Review: Night on Fire by Ronald Kidd

Night on Fire by Ronald Kidd

Night on Fire by Ronald Kidd (InfoSoup)

Billie longs to be able to leave her small Alabama town of Anniston and head for a bigger city where things happen. She hopes to be a writer one day too. As the battle for civil rights comes right to Anniston with the Freedom Riders, Billie discovers that there is a lot more racism in her city than she had ever known. She sees it in her own father at home with the way he interacts with their housekeeper, Lavender. She sees it in her school in the way that people react to the news of the Freedom Riders and she sees it in action when the bus the Riders are aboard is attacked. Billie begins to realize that she too has certain points of view that need to change. She wants to be a rider in life, not a watcher. So when she learns that the Freedom Riders are back on the road, she and Lavender’s daughter head to Birmingham aboard the bus together. Along the way, they are faced with overt racism for being together and Billie begins to understand that her actions can have impact to support larger change.

At first I was very disappointed to see a white character as the lead in the book. Then as the book continued, I realized the power of what was being shown on the page. Kidd demonstrates through a very approachable young protagonist that racism is everywhere, even in people who do not seem to be racist at all. Billie is a great example of societal racism and someone who longs for change but can’t see their own role in the process and the subtle ways that race in Alabama during the Civil Rights Movement is so pervasive. In Billie, Kidd manages to show a modern racism that is just as toxic as the more overt kind. It is carefully done, never overplayed, and offers a space for understanding and change to happen.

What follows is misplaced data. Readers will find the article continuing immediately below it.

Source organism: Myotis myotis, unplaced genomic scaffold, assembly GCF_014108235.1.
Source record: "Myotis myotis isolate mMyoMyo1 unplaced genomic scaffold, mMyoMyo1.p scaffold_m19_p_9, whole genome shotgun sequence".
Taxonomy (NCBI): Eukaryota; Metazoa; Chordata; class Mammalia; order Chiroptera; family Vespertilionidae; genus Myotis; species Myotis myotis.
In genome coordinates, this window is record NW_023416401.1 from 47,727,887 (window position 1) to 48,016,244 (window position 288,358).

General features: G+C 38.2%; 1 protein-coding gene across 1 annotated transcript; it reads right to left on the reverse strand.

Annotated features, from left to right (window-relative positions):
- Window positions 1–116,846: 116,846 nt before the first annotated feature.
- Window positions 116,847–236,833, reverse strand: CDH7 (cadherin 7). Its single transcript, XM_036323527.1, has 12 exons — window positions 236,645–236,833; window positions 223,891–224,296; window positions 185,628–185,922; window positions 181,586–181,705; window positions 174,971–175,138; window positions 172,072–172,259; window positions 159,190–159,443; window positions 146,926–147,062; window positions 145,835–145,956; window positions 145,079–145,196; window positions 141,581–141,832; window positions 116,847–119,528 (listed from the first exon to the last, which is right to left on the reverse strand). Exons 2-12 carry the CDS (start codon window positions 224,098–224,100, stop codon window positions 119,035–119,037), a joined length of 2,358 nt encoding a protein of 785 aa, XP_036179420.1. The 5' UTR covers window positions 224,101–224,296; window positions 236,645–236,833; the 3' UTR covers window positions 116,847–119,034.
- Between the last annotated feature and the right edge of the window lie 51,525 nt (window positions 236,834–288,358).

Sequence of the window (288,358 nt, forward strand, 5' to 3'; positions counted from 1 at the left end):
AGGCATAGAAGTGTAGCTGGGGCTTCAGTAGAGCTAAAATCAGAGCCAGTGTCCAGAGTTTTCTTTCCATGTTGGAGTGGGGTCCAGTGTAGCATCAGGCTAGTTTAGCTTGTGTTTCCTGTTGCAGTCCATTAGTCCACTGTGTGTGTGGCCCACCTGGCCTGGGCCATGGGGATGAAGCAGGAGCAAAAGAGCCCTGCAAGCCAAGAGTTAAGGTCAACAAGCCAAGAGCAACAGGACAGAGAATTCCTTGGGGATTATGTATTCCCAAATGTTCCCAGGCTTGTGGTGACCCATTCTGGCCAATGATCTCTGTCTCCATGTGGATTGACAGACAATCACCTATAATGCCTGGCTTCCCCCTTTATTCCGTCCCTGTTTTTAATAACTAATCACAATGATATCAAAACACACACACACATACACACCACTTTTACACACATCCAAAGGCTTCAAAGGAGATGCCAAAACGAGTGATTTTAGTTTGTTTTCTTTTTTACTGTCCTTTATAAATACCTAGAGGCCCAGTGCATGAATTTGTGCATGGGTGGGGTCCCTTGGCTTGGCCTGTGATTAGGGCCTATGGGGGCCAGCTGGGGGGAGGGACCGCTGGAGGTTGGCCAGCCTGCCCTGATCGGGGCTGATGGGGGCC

Kidd brings the Civil Rights Movement to life before the eyes of the reader, placing Billie in the midst of not only the Anniston Freedom Riders riot but also in Birmingham with the Freedom Riders and Martin Luther King, Jr. In both situations, there is real violence happening and real danger of people being murdered. Kidd pays homage to the bravery of the Freedom Riders and to their cause. He shows the price of silence and the challenge to speaking up against your home and community. It is a powerful piece of historical fiction.

Rich and layered, this is not a simple book. It will challenge readers to look at themselves and their biases and prejudice. It is a book that speaks to the modern Black Lives Matter movement and that encourages everyone to become part of the solution and not witness in silence. Appropriate for ages 10-12.

Reviewed from ARC received from Albert Whitman & Company.

Review: Seeds of Freedom by Hester Bass

seeds of freedom

Seeds of Freedom: The Peaceful Integration of Huntsville, Alabama by Hester Bass, illustrated by E. B. Lewis

Violence was a large part of the Civil Rights Movement in the 1960s.  However in Huntsville, Alabama something quite different happened, quietly and successfully.  They managed through cooperation, quiet civil disobedience, and courage to stand up for what was right for all members of their community.  There were lunchroom protests where young black people sat at the counters they were not allowed to eat at.  There were marches with signs.  There were arrests, even one of a mother with an infant that gained national news. There were lovely protests like refusing to purchase new clothes for Easter and instead dressing in blue jeans to deny some stores their business. There were balloons with messages of coming together even as a segregationist ran for governor. There were brave children who attended schools where they were the only people of color. Yet it all happened in a community of support and with no violence at all.

Bass emphasizes throughout her book that there were challenges in the society and reasons for protest.  Time and again though just as the reader thinks things will be more rough and confrontational, it abates and progress is made. Her use of details from the other cities in Alabama as well as the national Civil Rights Movement will show children how violent the struggles often were. It is against that backdrop that the progress in Huntsville really shines.

Lewis’s paintings also shine.  He captures the strength and determination of those working for their civil rights.  On each page there is hope from the children reaching to the sky with their balloons to the one black child in the class and his smile.  It all captures both the solemnity of the struggle and the power of achieving change.

Beautifully told and illustrated, this nonfiction picture book offers a compelling story about a community’s willingness to change without violence.  Appropriate for ages 7-10.

Reviewed from library copy.